We have demanded that this water be stored in weirs or small dams in the region. If this happens the summer migration of the tribal populace to the cities in search of work will stop.

They will be able to conduct farming all through the year.

Along with traditional crops like nagli and paddy, they can also take up crops like sugarcane, harbara (chick pea) and strawberry.

Now that the government has conceded to your demands, are you convinced of their sincerity?

Yes, this time around the government seems to have understood the seriousness of our demands. It appears to be serious too. They have conceded to the demands, but we will have to wait and see how the implementation takes place.

Do you feel reassured that this time around the implementation will be done?

Well, we will have to give them time for implementation, at least six months. On the last two occasions, they assured us and did not implement, but this time I feel that the chief minister has understood the gravity of the situation. At least this is what I can say on the basis of what he said at the meeting with us. I also find that the system is moving, as I was approached by the district administration in Nashik to seek more information. This makes me believe that the government intends to keep its word. If they don’t, it will be sad and we will have to resort to more severe agitations. However, we are not aggressive people and will not resort to any unlawful means, but will have to then make the government realise with greater clarity. I don’t think that will come. I hope not.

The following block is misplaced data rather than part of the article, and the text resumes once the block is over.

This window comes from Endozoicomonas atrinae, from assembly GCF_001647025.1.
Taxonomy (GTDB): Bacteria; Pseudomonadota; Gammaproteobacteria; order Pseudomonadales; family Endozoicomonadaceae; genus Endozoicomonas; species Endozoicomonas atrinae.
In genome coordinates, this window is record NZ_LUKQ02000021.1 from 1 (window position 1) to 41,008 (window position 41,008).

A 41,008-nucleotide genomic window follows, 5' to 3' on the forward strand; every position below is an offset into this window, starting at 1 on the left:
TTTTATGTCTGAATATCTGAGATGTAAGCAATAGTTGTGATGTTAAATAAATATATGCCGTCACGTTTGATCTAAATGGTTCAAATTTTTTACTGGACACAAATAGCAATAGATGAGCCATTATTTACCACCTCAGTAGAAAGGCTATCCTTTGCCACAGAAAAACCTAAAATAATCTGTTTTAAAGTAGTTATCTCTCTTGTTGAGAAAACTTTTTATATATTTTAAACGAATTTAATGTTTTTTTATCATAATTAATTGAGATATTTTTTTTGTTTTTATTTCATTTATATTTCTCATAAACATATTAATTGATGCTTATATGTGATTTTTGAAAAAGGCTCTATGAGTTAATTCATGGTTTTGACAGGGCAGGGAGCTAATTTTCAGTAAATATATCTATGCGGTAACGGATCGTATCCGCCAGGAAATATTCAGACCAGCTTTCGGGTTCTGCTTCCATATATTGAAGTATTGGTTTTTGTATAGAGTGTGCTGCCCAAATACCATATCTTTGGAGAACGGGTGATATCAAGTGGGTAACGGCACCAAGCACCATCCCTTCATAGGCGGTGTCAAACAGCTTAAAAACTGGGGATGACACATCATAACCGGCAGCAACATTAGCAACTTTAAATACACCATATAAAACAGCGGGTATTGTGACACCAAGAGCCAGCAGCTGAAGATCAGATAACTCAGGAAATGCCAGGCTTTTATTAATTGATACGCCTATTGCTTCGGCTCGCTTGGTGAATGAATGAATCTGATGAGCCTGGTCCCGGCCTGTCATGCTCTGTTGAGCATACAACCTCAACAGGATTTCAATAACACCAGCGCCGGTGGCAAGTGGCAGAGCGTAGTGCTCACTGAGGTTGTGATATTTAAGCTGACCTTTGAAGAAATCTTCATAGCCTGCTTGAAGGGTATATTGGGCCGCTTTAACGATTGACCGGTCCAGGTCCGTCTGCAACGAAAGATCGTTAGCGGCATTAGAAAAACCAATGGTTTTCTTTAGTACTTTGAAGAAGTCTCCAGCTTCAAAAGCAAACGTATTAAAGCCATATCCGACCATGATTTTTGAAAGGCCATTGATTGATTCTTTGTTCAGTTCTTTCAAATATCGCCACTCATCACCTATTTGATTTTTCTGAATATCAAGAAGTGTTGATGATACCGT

What suggestions have you made towards resolving the demands?

Yes, I have given some suggestions to the government. To begin with, the government has to abolish the old committees. These committees to deal with the forest rights according to the Forest Act were formed in 2008, at the gram panchayat, sub-divisional and district level. However, at all levels, the committee members were government officials and the then elected representatives. The committees did not have any non-governmental representation. We insist that it should be there. The committee needs to be re-constituted also for the fact that some members have been transferred.

Do you feel the government conceded to your demands because we are one year away from the general elections?

We did not play on political grounds nor did we put any pressure. The government was under pressure due to the genuineness of issues.

What did it take to stage such a massive and effective agitation?

It is not easy. This agitation was about tribals standing up for themselves. There was no mobilisation of any kind. They were worried about their pending demands not being met. People came forward with one thought. This kind of involvement needs a strong purpose, one single thought and strong organisation and leadership. Here the leadership was by the people themselves and so was the implementation. They paid for their own expenses of four to five days. We had formed groups of 500 from adjacent villages and they pooled grains to cook on the way.

Someone from the village lent a tractor to carry pooled utensils and everyone contributed for the diesel. This agitation was not sponsored. Also, there was strict discipline. It was made clear that one who did not follow the discipline would be sent back home. This was a people’s movement.